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Commission candidates set for ‘The Biggie:’ Questioning by Toby Hill

STORY BY LISA ZAHNER, (Week of July 12, 2012)
Photo of Toby Hill

Candidates seeking county office will run a dizzying gauntlet of forums, interviews, parades, fundraisers, luncheons and neighborhood walks leading to the Aug. 14 primary.

The July 19 Indian River Tea Party Candidate Forum for the District 3 and 5 county commission seats is considered “the biggie” partially because it’s well-attended by the general public, and it’s one of the last major events before the primary.

The reason the forum draws a large crowd is because of moderator Toby Hill’s take-no-prisoners approach to questioning. He unapologetically holds candidates’ feet to the fire.

“We have the right as the electorate to know where these people stand on the issues and to have them respond openly and not just say the answer they want us to hear,” said Hill, an island resident, president of The Hill Group and founding Tea Party member.

“We’re going to make sure they answer the questions, and if they don’t, we politely point out and give them another opportunity to do so,” he said.

As long as candidates are forthcoming, Hill, at least in his capacity as moderator, doesn’t weigh in on the merits of their positions on issues. He just wants the public to hear the response.

“I try and be fair even if there’s someone there who I’ve already decided I won’t vote for because we (the Tea Party) are for American fundamentals, whether I disagree with you or not. We’re doing it so we can have good government.”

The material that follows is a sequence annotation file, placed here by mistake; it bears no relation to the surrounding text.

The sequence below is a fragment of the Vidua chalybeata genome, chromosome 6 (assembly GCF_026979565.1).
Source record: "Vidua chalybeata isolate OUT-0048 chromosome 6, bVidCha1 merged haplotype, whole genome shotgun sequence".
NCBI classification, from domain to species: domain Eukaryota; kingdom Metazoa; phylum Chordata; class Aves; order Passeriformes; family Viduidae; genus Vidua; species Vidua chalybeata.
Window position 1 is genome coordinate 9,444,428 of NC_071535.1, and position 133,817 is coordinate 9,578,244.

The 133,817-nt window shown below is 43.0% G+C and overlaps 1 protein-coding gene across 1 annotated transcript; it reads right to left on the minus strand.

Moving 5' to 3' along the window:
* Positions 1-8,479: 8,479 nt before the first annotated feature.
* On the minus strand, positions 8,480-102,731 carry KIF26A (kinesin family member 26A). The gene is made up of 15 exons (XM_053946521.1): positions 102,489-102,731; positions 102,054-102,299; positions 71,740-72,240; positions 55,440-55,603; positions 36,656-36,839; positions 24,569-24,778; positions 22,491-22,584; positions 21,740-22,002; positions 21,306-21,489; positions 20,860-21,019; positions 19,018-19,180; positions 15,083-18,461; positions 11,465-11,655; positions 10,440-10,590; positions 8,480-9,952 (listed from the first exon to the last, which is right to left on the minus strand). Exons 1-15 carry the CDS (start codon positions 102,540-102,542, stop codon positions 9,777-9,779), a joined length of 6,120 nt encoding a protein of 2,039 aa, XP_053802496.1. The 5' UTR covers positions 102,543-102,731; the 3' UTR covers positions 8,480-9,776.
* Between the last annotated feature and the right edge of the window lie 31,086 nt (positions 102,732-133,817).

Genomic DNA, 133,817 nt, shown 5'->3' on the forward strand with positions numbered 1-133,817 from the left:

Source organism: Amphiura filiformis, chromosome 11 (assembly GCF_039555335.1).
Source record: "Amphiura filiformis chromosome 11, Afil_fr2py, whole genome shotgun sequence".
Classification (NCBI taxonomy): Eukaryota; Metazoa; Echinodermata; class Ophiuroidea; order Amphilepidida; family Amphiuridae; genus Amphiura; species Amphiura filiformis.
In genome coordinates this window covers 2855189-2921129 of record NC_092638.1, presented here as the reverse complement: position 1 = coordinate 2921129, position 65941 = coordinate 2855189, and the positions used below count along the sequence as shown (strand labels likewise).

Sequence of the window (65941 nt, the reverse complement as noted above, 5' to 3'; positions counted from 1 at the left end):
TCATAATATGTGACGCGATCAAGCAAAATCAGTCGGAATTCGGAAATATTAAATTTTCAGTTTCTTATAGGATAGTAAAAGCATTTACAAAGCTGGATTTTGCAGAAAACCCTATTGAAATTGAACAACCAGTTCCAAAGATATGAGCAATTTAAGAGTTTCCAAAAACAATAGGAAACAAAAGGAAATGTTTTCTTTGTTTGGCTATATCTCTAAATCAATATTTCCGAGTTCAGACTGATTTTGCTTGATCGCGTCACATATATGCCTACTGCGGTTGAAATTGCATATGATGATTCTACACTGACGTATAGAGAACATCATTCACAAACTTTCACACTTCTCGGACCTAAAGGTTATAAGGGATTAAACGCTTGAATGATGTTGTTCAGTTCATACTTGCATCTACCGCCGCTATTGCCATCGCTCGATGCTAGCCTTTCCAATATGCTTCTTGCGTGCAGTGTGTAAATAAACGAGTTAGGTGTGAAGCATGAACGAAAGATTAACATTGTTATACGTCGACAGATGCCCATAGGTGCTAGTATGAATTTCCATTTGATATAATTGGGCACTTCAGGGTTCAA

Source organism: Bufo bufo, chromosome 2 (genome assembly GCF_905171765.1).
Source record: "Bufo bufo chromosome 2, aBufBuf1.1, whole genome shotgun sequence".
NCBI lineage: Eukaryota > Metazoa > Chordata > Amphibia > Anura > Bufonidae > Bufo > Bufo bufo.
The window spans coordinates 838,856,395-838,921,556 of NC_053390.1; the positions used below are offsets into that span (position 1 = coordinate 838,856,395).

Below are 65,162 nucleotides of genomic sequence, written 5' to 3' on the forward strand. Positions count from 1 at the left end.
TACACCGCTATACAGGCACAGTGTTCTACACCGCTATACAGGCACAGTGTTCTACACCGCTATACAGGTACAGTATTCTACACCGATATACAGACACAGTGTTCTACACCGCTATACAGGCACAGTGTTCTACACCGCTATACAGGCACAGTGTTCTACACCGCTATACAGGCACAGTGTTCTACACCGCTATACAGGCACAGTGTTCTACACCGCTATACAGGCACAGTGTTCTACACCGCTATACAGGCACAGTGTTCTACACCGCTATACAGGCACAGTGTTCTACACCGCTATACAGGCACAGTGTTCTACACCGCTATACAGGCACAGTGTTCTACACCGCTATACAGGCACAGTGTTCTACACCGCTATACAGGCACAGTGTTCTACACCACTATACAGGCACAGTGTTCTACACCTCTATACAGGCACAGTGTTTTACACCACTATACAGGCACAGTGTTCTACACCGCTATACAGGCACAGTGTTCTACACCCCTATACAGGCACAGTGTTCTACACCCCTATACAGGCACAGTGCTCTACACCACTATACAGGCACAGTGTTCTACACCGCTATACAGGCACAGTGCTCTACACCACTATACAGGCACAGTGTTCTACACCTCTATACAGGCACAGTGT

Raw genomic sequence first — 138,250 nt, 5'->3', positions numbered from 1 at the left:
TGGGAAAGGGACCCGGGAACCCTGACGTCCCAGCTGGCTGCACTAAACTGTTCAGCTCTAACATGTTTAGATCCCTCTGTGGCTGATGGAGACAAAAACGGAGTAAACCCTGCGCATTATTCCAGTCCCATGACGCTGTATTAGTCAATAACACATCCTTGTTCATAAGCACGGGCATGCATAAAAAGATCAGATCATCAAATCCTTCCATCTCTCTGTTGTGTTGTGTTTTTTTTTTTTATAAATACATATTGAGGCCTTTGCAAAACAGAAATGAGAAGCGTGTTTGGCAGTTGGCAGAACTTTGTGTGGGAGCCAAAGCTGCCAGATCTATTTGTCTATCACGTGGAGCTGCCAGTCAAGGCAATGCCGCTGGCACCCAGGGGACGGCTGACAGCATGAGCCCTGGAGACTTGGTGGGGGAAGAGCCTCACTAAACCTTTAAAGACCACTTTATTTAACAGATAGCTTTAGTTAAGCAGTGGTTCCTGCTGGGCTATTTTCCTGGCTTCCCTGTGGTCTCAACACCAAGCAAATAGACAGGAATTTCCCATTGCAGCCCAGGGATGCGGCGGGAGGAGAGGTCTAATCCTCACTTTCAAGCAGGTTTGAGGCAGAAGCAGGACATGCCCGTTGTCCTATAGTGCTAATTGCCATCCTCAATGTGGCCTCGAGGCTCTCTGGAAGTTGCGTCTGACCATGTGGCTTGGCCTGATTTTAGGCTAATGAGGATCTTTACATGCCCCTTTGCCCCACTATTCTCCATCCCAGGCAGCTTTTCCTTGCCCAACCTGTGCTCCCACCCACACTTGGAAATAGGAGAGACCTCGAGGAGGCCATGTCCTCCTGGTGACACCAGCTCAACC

Normally, the Tea Party holds its forums at the Vero Beach High School Performing Arts Center, but board member Karl Zimmerman said that venue is closed for maintenance so the event has been moved to the Vero Beach Community Center on 14th Avenue in the old downtown.

He said the location is central and there is adequate parking nearby. He said the date and time have been nailed down – 6:30 p.m. – but that the Tea Party leaders have yet to meet to flesh out the program.

In addition to the planned program, Hill will take questions from audience members who write them on index cards that are passed around the room.

By the time candidates get to the forum, they should be used to being put on the spot in front of small groups, large groups and one on one.

“Sometimes there are three or four different things in one night and sometimes you don’t have anything for a day. Some days you have three places you’re supposed to be at the same time,” said retiring County Commissioner Gary Wheeler.

Wheeler, for the first time in decades, is not running for anything. But he knows the drill, maybe better than any other local politician. He’s served twice on the county commission and also as sheriff. Looking back on all the things he’s had to do to get to know the voters and let them get to know him, he said the candidate forums are a key ingredient to a campaign.